Difference between revisions of "A Folger Introduction to Research Methods and Agendas (seminar)"

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Denise Albanese
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For more past programming from the [[Folger Institute]], please see the article [[Folger Institute scholarly programs archive]].
Spring Semester Seminar
 
This seminar will illustrate and exemplify graduate-level work in the humanities, surveying the tools of research in early modern studies through a semester-long immersion in one of the world’s major Renaissance collections. Representative fields and approaches addressed will include various forms of historiography (e.g., theatrical, cultural, social, scientific, and political), the book as a material object, the visual analysis of images, manuscript studies, and editorial practice. Participants will develop their research skills through a series of exercises linked to the strengths and ranges of the collection and current trends and debates in scholarship. They will outline potential research projects; identify and discuss theses and hypotheses; and engage with the varieties of expertise found in the scholarly community at the Folger Shakespeare Library, including those of fellows and professional staff. Each student will assemble a portfolio of exercises throughout the term, with copies of all to be shared so that students are prepared for further graduate work with a broad-based sourcebook for early modern studies.
 
  
:'''Director''': Denise Albanese is Professor of English and Cultural Studies at George Mason University, where she teaches courses in Shakespeare, Milton, and other early modern writing; critical and literary theory; and the cultural study of science and technology. Author of New Science, New World (1996) and Extramural Shakespeare (2010), she is currently completing a study on division and the natural world in seventeenth-century England.
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This was a spring 2014 semester seminar led by Denise Albanese.
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This seminar illustrated and exemplified graduate-level work in the humanities, surveying the tools of research in early modern studies through a semester-long immersion in one of the world’s major Renaissance collections. Representative fields and approaches addressed included various forms of historiography (e.g., theatrical, cultural, social, scientific, and political), the book as a material object, the visual analysis of images, manuscript studies, and editorial practice. Participants developed their research skills through a series of exercises linked to the strengths and ranges of the collection and current trends and debates in scholarship. They outlined potential research projects; identified and discussed theses and hypotheses; and engaged with the varieties of expertise found in the scholarly community at the Folger Shakespeare Library, including those of fellows and professional staff. Each student assembled a portfolio of exercises throughout the term, with shared copies of all so that students are prepared for further graduate work with a broad-based sourcebook for early modern studies.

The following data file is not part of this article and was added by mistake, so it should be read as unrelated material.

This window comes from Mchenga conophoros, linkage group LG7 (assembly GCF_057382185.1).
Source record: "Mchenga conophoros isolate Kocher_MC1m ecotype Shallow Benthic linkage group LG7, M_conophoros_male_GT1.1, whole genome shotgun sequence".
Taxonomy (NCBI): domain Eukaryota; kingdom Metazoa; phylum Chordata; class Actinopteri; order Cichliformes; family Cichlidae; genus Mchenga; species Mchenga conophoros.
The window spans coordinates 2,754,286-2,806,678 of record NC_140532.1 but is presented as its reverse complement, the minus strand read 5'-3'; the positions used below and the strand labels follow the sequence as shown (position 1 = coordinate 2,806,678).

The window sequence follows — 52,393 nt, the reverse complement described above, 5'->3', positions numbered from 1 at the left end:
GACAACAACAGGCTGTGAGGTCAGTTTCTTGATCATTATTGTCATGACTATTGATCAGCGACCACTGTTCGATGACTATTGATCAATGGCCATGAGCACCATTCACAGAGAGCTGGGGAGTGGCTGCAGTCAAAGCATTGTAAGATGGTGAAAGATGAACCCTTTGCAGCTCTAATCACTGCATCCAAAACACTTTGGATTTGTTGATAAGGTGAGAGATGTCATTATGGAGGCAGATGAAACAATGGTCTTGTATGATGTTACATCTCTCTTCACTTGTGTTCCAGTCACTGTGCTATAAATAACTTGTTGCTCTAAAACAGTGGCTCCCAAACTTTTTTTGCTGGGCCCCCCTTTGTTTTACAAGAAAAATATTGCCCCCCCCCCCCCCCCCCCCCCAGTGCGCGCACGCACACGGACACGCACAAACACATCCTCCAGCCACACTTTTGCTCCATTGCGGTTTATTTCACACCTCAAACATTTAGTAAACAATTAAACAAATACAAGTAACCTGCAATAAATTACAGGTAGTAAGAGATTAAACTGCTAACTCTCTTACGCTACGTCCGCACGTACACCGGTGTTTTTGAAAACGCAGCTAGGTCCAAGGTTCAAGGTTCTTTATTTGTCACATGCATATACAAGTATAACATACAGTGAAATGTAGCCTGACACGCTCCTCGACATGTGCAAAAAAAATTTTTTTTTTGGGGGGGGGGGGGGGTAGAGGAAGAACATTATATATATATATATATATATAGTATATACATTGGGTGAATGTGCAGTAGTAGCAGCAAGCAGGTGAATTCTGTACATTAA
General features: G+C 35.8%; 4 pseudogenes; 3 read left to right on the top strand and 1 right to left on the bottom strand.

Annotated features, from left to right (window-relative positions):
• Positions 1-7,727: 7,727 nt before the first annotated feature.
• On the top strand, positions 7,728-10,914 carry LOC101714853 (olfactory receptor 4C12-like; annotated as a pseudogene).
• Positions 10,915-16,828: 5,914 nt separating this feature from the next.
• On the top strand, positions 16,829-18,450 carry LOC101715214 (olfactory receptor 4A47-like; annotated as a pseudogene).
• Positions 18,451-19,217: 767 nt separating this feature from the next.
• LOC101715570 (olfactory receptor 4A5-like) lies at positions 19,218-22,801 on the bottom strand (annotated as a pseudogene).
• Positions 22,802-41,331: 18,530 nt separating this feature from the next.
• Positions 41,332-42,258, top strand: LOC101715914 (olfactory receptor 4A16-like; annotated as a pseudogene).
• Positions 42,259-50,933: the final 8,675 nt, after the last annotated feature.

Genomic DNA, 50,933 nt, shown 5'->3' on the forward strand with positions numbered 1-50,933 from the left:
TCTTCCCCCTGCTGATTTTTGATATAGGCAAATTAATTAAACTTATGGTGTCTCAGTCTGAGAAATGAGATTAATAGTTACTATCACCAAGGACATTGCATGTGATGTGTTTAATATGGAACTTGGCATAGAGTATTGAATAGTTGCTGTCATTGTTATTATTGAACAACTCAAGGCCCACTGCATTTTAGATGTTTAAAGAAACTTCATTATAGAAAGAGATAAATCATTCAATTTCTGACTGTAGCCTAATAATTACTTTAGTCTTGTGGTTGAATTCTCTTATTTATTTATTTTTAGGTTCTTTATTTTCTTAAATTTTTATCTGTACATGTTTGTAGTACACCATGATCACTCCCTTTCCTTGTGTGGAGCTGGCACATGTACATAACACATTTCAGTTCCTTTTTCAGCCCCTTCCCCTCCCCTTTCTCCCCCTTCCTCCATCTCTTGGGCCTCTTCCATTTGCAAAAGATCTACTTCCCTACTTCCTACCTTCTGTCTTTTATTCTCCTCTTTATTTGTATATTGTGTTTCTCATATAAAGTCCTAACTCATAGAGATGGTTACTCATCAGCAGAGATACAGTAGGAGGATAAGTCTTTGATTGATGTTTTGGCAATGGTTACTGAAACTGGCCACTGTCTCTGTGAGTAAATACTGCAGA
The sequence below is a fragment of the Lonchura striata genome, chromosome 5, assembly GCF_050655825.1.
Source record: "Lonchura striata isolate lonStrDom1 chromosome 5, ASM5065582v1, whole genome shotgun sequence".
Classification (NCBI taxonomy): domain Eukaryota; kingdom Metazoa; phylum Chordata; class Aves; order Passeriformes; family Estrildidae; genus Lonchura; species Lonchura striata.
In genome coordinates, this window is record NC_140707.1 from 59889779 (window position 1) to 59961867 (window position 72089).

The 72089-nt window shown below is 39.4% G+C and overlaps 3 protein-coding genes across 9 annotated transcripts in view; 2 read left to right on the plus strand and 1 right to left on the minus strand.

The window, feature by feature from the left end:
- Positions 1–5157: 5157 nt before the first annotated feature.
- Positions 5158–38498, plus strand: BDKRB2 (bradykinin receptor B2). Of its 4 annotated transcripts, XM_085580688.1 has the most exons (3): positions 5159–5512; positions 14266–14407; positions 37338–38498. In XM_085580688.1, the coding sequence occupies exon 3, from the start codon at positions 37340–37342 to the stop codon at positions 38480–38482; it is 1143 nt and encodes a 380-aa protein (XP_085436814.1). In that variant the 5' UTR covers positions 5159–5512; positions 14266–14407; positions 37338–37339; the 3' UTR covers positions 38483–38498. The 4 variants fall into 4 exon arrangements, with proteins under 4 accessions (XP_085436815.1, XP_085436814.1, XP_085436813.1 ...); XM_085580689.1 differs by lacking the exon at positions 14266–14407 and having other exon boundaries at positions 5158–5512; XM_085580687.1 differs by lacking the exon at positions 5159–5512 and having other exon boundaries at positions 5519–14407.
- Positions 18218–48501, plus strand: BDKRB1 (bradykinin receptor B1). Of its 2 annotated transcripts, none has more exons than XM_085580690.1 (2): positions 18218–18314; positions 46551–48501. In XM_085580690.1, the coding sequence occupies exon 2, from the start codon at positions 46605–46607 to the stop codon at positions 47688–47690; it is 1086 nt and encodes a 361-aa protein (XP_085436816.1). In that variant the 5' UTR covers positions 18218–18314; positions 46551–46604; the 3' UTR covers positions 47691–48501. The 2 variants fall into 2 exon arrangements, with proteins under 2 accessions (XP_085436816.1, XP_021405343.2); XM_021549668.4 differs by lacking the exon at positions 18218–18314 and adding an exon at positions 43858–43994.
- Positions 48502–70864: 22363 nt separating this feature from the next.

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'''Director''': Denise Albanese is Professor of English and Cultural Studies at George Mason University, where she teaches courses in Shakespeare, Milton, and other early modern writing; critical and literary theory; and the cultural study of science and technology. Author of New Science, New World (1996) and Extramural Shakespeare (2010), she is currently completing a study on division and the natural world in seventeenth-century England.

Revision as of 13:20, 24 July 2014

For more past programming from the Folger Institute, please see the article Folger Institute scholarly programs archive.

This was a spring 2014 semester seminar led by Denise Albanese.

This seminar illustrated and exemplified graduate-level work in the humanities, surveying the tools of research in early modern studies through a semester-long immersion in one of the world’s major Renaissance collections. Representative fields and approaches addressed included various forms of historiography (e.g., theatrical, cultural, social, scientific, and political), the book as a material object, the visual analysis of images, manuscript studies, and editorial practice. Participants developed their research skills through a series of exercises linked to the strengths and ranges of the collection and current trends and debates in scholarship. They outlined potential research projects; identified and discussed theses and hypotheses; and engaged with the varieties of expertise found in the scholarly community at the Folger Shakespeare Library, including those of fellows and professional staff. Each student assembled a portfolio of exercises throughout the term, with shared copies of all so that students are prepared for further graduate work with a broad-based sourcebook for early modern studies.

Director: Denise Albanese is Professor of English and Cultural Studies at George Mason University, where she teaches courses in Shakespeare, Milton, and other early modern writing; critical and literary theory; and the cultural study of science and technology. Author of New Science, New World (1996) and Extramural Shakespeare (2010), she is currently completing a study on division and the natural world in seventeenth-century England.